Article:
Finally: If you’re tuned in to the Super Bowl on Sunday evening, keep an eye out for a 30-second commercial for Gold Star Chili. It was shot locally, featuring 15 Cincinnati actors at several Gold Star locations. Ensemble Theatre’s Lynn Meyers did the casting for it, so you’ll see some familiar faces often featured on local stages.
That investigation didn't find any fetal tissue sales at the organization's Ohio clinics, but DeWine did announce that it appeared as if Planned Parenthood was violating state law by contracting with a company that autoclaved, or steam-treated, fetal tissue and then dumped it in landfills.
However, in an investigation published yesterday by Columbus WBNS-10TV, Lanny Brannock, spokesman for the Kentucky Department of Environmental Protection, says intact fetuses were not disposed of in landfills there. What's more, Brannock says Ohio investigators never spoke to anyone at the facilities nor visited them during the course of their investigation.
“It is illegal to landfill any human tissue in Kentucky, and by law it’s required to be incinerated," Brannock said. "We have no knowledge of any human tissue going into Kentucky landfills."
The investigation also shows that the state contracts with the same disposal company, Kentucky-based Accu Medical Waste Services, Inc., to dispose of medical waste. That contract includes state prisons, where inmates occasionally suffer miscarriages.
Morning all. Here’s what’s up in the news today.
Hamilton County Democratic Party’s executive commission last night voted not to censure Ben Lindy, a candidate to replace Denise Driehaus as state representative. But the party also had strong words about a paper Lindy authored that is currently in being used in a legal attack against teachers’ unions. Controversy erupted last week when party leaders found out that the paper, which Lindy wrote while studying at Yale University, is currently being used by anti-union groups in a pivotal U.S. Supreme Court case that could endanger collective bargaining arrangements for labor groups. Lindy says he supports unions and doesn’t agree with the suit. He’s facing other Democrats, including fellow Hyde Park resident Brigid Kelly, in the party’s primary to run for Ohio's District 31 state representative seat.
• I love going to Findlay Market, but like a lot of people, one of the big challenges I have is that I can’t get quite everything I need there. But that could change soon. Owners of current Findlay vendors Fresh Table are planning a new micro-grocery just across from the historic market. In addition to having a lunch counter, the store will feature hygiene items and other products that will help round out Findlay’s offerings. The store aims to serve people of all incomes and should be open by September, according to owners Meredith Trombly and Louis Snowden.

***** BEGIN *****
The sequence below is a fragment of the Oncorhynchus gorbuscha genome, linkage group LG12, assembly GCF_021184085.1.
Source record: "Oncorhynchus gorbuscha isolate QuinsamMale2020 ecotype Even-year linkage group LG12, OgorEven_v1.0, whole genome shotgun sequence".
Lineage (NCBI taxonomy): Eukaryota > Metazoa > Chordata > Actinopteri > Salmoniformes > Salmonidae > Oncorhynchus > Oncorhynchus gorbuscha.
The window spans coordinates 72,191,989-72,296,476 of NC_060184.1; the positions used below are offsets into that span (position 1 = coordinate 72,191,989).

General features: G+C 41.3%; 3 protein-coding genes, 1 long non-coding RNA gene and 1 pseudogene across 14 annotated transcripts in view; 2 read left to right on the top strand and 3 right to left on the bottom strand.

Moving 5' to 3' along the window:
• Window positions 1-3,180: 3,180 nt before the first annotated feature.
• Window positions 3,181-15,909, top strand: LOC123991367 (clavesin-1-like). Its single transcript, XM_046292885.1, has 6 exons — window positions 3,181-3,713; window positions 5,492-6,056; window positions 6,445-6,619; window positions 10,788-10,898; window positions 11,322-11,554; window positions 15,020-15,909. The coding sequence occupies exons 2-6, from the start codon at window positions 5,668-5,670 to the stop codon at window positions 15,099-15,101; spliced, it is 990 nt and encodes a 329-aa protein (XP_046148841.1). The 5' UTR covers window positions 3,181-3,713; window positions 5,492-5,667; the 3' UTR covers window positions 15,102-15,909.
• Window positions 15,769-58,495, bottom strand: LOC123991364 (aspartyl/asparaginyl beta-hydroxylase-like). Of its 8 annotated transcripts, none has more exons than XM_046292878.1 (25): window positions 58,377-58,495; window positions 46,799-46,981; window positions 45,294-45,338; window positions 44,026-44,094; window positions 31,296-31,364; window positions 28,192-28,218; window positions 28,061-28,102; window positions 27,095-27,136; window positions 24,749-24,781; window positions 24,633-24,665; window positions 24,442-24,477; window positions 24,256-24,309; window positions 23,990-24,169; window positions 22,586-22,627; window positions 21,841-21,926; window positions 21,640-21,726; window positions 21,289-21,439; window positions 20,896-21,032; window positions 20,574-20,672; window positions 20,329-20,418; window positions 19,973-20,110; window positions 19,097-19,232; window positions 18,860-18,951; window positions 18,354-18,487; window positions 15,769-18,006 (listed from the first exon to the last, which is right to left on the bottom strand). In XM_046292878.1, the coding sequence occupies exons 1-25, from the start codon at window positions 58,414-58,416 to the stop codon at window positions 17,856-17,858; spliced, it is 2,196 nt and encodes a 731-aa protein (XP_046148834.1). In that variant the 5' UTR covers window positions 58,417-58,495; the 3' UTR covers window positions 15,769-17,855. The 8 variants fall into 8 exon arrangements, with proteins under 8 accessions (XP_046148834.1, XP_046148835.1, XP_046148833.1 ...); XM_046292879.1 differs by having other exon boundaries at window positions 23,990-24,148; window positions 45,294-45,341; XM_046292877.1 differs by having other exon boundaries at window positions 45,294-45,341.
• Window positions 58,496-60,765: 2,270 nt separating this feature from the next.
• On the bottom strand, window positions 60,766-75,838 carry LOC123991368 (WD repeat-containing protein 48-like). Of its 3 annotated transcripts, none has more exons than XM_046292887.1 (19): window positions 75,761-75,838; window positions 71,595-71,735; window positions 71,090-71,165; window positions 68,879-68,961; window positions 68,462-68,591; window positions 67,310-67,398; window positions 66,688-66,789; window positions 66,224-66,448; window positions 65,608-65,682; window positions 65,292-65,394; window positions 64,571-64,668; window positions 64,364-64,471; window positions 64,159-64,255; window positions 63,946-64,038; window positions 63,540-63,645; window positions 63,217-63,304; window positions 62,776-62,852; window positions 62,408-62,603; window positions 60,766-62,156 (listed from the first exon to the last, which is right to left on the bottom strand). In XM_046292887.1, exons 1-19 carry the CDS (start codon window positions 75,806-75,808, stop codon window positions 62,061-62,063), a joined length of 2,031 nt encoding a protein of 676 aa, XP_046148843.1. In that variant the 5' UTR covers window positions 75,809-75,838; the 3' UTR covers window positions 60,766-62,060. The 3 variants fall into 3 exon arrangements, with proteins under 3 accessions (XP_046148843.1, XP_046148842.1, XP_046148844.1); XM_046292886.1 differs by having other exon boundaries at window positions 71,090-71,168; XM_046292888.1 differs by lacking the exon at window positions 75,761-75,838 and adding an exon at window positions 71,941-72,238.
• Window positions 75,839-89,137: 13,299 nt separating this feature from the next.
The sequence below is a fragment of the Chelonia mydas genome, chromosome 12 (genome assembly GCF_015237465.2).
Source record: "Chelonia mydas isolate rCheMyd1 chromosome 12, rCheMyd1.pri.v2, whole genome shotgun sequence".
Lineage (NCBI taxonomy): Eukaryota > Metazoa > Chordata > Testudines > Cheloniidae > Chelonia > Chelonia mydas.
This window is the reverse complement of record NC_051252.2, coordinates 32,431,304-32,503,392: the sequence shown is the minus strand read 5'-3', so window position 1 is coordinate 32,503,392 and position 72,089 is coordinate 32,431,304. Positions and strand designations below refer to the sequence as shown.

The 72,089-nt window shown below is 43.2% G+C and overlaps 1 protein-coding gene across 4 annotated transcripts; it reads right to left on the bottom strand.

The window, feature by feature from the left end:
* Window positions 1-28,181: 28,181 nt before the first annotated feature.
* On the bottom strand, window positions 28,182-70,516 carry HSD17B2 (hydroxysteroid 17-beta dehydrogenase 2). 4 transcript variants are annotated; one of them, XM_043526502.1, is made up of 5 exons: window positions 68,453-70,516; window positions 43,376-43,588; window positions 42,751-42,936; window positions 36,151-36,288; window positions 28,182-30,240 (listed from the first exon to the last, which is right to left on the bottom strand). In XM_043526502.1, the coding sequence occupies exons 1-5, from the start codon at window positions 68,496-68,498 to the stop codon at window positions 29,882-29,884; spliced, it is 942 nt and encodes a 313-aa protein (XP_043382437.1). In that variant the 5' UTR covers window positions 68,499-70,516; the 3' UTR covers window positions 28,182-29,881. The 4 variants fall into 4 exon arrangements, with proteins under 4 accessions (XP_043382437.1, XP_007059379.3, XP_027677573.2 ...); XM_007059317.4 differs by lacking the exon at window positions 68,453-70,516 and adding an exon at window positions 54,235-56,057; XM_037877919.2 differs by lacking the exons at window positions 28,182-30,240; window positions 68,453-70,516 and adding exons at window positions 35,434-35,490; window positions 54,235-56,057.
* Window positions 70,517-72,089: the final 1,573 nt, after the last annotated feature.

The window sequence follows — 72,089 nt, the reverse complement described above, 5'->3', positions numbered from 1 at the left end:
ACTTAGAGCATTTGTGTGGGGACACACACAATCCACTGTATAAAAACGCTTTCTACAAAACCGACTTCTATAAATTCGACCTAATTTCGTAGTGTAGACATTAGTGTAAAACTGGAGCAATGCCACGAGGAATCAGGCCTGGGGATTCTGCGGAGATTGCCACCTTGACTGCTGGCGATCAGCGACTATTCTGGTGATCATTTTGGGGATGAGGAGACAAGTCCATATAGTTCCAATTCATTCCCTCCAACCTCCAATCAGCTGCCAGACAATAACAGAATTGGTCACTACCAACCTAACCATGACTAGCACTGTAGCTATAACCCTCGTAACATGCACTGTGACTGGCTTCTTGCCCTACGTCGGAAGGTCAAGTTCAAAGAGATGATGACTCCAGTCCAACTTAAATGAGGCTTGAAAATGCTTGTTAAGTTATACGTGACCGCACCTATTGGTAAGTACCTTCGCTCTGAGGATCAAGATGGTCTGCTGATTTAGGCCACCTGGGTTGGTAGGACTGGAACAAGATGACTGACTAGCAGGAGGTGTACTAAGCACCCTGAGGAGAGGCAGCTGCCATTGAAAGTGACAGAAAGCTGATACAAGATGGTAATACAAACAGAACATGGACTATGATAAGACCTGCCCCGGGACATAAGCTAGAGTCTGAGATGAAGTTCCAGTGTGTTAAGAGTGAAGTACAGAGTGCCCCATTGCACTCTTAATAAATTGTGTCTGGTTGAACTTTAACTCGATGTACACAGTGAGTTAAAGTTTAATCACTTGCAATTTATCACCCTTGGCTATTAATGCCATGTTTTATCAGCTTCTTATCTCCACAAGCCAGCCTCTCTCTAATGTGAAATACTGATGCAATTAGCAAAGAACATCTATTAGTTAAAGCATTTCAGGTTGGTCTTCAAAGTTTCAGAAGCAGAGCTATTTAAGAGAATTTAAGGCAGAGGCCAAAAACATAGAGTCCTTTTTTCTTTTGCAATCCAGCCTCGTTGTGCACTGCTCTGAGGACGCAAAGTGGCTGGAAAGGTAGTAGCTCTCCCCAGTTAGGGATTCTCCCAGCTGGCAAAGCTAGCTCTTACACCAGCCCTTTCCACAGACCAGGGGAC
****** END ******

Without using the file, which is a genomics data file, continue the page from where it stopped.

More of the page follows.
• A recent study shows that Cincinnati ranks favorably among the country’s biggest 100 cities when it comes to prosperity, but that it lags well behind when it comes to extending that prosperity beyond whites. The city ranked 18th in a Brookings Institution study released last week when it came to prosperity, but 81st in racial economic inclusion. We've checked out that study in-depth here.
• A men’s rights group whose leader has in the past advocated for rape legalization has cancelled plans for rallies around the world, including one near Cincinnati. Return of Kings, which was founded by 36-year-old Roosh Valizadeh, had planned numerous get-togethers for its so-called “tribesmen” this Saturday at 8 p.m. across the United States and as far away as Australia. Valizadeh has authored blog posts on the group’s website calling for women to be stripped of the right to vote and for rape to be legalized on private property. Valizadeh cited safety concerns for the cancellations. Feminist activists in Cincinnati called that “ironic,” saying that ROK represented the only threat to peoples’ safety in the area and that the group perpetuates rape culture.
• In the wake of its second student suicide in as many months, Cincinnati Public Schools is expanding its anti-suicide efforts. The push comes as community leaders highlight a crisis in teen suicide in the region, especially in its black communities. CPS has sent home suicide prevention guidelines and resources for parents. Meanwhile, faith leaders and others in those communities are working on long-term strategies to address that crisis.
• Finally, another night, another presidential primary debate. This time it was Democrats Bernie Sanders and Hillary Clinton who tussled. Their past debates have been markedly civil compared to the Republican primary debates’ circus-like atmosphere, but the gloves have finally come off.